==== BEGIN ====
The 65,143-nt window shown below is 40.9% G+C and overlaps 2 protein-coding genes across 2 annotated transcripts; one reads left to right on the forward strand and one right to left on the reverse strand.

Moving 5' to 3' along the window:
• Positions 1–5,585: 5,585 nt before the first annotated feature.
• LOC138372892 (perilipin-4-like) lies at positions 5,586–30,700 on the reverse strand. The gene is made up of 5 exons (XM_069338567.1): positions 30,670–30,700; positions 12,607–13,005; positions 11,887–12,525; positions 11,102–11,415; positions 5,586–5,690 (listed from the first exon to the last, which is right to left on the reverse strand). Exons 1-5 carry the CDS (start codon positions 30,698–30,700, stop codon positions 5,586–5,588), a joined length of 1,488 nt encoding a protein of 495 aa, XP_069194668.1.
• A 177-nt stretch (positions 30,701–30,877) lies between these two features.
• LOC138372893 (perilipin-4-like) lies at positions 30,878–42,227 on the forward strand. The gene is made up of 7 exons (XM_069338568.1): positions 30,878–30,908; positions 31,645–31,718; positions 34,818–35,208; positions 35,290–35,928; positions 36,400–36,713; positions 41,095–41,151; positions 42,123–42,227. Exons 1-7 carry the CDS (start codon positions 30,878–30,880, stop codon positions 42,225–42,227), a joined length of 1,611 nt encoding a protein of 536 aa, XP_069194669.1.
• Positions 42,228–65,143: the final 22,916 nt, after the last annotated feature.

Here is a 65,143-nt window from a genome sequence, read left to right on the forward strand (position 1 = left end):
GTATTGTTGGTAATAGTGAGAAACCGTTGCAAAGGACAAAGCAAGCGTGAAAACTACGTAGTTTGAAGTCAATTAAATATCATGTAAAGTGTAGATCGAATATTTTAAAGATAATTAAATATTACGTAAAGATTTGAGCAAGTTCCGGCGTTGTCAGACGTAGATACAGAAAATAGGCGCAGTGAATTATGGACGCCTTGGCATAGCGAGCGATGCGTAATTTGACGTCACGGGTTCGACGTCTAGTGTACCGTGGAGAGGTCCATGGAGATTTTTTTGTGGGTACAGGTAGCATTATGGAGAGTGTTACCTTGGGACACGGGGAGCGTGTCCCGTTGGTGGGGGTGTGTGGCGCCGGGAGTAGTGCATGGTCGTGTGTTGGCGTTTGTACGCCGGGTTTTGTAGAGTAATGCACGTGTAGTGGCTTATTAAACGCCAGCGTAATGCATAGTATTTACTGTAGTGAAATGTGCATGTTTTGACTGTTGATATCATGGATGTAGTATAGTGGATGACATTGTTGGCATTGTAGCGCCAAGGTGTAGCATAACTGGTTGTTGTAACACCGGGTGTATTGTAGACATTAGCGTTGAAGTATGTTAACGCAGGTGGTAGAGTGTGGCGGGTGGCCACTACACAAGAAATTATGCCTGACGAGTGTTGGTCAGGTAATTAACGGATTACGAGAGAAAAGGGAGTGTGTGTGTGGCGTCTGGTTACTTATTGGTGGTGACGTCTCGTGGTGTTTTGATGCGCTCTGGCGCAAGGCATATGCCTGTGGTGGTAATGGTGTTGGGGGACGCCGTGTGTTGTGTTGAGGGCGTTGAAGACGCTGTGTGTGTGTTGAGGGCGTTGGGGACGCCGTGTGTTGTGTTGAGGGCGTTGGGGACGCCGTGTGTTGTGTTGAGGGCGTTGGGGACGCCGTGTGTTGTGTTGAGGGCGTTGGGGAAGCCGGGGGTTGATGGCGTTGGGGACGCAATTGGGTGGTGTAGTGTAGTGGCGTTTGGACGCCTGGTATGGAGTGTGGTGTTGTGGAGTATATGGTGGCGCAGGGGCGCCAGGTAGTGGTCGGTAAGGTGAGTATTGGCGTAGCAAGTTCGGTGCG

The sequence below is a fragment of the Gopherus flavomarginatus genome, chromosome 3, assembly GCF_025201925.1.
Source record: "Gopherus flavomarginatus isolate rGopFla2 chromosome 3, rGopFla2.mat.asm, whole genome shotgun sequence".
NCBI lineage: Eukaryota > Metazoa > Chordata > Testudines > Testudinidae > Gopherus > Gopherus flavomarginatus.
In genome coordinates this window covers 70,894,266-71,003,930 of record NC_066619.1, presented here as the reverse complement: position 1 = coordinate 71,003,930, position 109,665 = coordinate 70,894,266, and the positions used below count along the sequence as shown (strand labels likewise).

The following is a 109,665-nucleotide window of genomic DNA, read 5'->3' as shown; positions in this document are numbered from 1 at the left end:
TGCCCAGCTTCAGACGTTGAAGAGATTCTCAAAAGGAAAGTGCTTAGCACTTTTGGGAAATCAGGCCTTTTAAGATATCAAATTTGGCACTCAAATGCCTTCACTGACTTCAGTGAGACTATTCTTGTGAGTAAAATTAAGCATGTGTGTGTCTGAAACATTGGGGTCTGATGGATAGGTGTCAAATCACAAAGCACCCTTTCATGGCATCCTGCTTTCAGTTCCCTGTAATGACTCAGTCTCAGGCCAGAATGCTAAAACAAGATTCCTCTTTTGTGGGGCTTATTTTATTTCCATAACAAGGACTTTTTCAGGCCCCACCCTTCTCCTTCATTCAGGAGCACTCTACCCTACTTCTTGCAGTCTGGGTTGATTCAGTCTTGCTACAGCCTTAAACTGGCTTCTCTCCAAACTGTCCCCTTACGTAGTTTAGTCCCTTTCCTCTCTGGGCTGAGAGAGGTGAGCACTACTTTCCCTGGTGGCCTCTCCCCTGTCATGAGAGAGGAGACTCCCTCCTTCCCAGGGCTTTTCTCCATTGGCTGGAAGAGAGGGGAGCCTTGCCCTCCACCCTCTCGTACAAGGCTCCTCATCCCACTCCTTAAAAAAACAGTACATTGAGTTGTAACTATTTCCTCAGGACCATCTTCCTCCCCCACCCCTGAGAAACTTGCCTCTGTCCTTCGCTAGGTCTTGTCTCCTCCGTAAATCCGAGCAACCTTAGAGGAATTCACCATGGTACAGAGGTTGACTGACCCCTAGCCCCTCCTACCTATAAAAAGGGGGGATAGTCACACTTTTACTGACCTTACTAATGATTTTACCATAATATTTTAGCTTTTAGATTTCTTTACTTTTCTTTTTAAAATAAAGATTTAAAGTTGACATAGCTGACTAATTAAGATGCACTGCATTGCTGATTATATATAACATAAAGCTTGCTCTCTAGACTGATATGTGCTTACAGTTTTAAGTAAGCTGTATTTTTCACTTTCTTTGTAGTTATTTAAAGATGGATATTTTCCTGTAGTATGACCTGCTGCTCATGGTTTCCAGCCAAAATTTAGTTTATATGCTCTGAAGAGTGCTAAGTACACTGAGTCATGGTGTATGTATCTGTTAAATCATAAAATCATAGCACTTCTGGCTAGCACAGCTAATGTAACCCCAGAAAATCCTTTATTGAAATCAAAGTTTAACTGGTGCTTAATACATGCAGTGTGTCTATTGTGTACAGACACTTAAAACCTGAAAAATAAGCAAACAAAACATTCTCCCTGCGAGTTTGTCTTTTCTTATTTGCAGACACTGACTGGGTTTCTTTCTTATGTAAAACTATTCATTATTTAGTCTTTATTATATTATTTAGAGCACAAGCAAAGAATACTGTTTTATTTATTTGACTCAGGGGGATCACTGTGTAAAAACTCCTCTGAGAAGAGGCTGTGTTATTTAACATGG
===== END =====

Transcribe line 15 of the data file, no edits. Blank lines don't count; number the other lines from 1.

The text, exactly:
TGCCCAGCTTCAGACGTTGAAGAGATTCTCAAAAGGAAAGTGCTTAGCACTTTTGGGAAATCAGGCCTTTTAAGATATCAAATTTGGCACTCAAATGCCTTCACTGACTTCAGTGAGACTATTCTTGTGAGTAAAATTAAGCATGTGTGTGTCTGAAACATTGGGGTCTGATGGATAGGTGTCAAATCACAAAGCACCCTTTCATGGCATCCTGCTTTCAGTTCCCTGTAATGACTCAGTCTCAGGCCAGAATGCTAAAACAAGATTCCTCTTTTGTGGGGCTTATTTTATTTCCATAACAAGGACTTTTTCAGGCCCCACCCTTCTCCTTCATTCAGGAGCACTCTACCCTACTTCTTGCAGTCTGGGTTGATTCAGTCTTGCTACAGCCTTAAACTGGCTTCTCTCCAAACTGTCCCCTTACGTAGTTTAGTCCCTTTCCTCTCTGGGCTGAGAGAGGTGAGCACTACTTTCCCTGGTGGCCTCTCCCCTGTCATGAGAGAGGAGACTCCCTCCTTCCCAGGGCTTTTCTCCATTGGCTGGAAGAGAGGGGAGCCTTGCCCTCCACCCTCTCGTACAAGGCTCCTCATCCCACTCCTTAAAAAAACAGTACATTGAGTTGTAACTATTTCCTCAGGACCATCTTCCTCCCCCACCCCTGAGAAACTTGCCTCTGTCCTTCGCTAGGTCTTGTCTCCTCCGTAAATCCGAGCAACCTTAGAGGAATTCACCATGGTACAGAGGTTGACTGACCCCTAGCCCCTCCTACCTATAAAAAGGGGGGATAGTCACACTTTTACTGACCTTACTAATGATTTTACCATAATATTTTAGCTTTTAGATTTCTTTACTTTTCTTTTTAAAATAAAGATTTAAAGTTGACATAGCTGACTAATTAAGATGCACTGCATTGCTGATTATATATAACATAAAGCTTGCTCTCTAGACTGATATGTGCTTACAGTTTTAAGTAAGCTGTATTTTTCACTTTCTTTGTAGTTATTTAAAGATGGATATTTTCCTGTAGTATGACCTGCTGCTCATGGTTTCCAGCCAAAATTTAGTTTATATGCTCTGAAGAGTGCTAAGTACACTGAGTCATGGTGTATGTATCTGTTAAATCATAAAATCATAGCACTTCTGGCTAGCACAGCTAATGTAACCCCAGAAAATCCTTTATTGAAATCAAAGTTTAACTGGTGCTTAATACATGCAGTGTGTCTATTGTGTACAGACACTTAAAACCTGAAAAATAAGCAAACAAAACATTCTCCCTGCGAGTTTGTCTTTTCTTATTTGCAGACACTGACTGGGTTTCTTTCTTATGTAAAACTATTCATTATTTAGTCTTTATTATATTATTTAGAGCACAAGCAAAGAATACTGTTTTATTTATTTGACTCAGGGGGATCACTGTGTAAAAACTCCTCTGAGAAGAGGCTGTGTTATTTAACATGG